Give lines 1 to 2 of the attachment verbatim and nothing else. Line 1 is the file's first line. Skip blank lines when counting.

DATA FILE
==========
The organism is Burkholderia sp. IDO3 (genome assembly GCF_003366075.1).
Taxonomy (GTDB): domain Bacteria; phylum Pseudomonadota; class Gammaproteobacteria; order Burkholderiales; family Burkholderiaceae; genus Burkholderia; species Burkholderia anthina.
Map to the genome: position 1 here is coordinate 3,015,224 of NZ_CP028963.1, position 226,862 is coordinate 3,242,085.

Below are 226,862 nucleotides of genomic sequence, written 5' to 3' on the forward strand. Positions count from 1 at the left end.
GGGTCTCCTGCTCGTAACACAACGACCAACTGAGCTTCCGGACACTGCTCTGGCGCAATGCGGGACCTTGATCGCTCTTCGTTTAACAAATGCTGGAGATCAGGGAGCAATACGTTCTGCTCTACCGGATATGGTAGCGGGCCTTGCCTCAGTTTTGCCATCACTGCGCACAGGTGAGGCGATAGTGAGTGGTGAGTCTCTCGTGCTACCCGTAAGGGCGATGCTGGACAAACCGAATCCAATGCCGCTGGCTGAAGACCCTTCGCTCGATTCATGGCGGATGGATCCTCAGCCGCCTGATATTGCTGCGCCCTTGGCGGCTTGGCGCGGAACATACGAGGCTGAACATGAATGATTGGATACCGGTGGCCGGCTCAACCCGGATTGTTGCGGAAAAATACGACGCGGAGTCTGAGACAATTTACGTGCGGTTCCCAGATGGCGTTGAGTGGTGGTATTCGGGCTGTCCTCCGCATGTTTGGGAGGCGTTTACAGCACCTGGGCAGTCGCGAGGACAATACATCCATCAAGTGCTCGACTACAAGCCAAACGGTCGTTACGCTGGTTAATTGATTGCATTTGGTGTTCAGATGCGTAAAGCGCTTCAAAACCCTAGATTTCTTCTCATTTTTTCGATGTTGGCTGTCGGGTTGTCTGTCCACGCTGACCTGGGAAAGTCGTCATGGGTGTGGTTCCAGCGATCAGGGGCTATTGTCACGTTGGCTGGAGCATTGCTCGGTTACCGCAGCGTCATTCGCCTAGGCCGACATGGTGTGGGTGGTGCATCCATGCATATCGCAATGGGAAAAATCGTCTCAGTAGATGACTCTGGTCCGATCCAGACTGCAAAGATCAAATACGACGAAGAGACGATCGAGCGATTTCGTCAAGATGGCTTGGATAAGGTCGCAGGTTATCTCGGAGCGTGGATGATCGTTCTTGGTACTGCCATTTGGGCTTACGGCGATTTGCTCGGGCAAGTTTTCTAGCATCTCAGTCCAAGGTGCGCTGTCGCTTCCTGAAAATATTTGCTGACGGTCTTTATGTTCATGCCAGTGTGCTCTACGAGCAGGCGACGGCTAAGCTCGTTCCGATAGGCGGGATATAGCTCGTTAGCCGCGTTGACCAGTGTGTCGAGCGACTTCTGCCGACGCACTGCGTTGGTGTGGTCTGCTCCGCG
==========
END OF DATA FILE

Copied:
The organism is Burkholderia sp. IDO3 (genome assembly GCF_003366075.1).
Taxonomy (GTDB): domain Bacteria; phylum Pseudomonadota; class Gammaproteobacteria; order Burkholderiales; family Burkholderiaceae; genus Burkholderia; species Burkholderia anthina.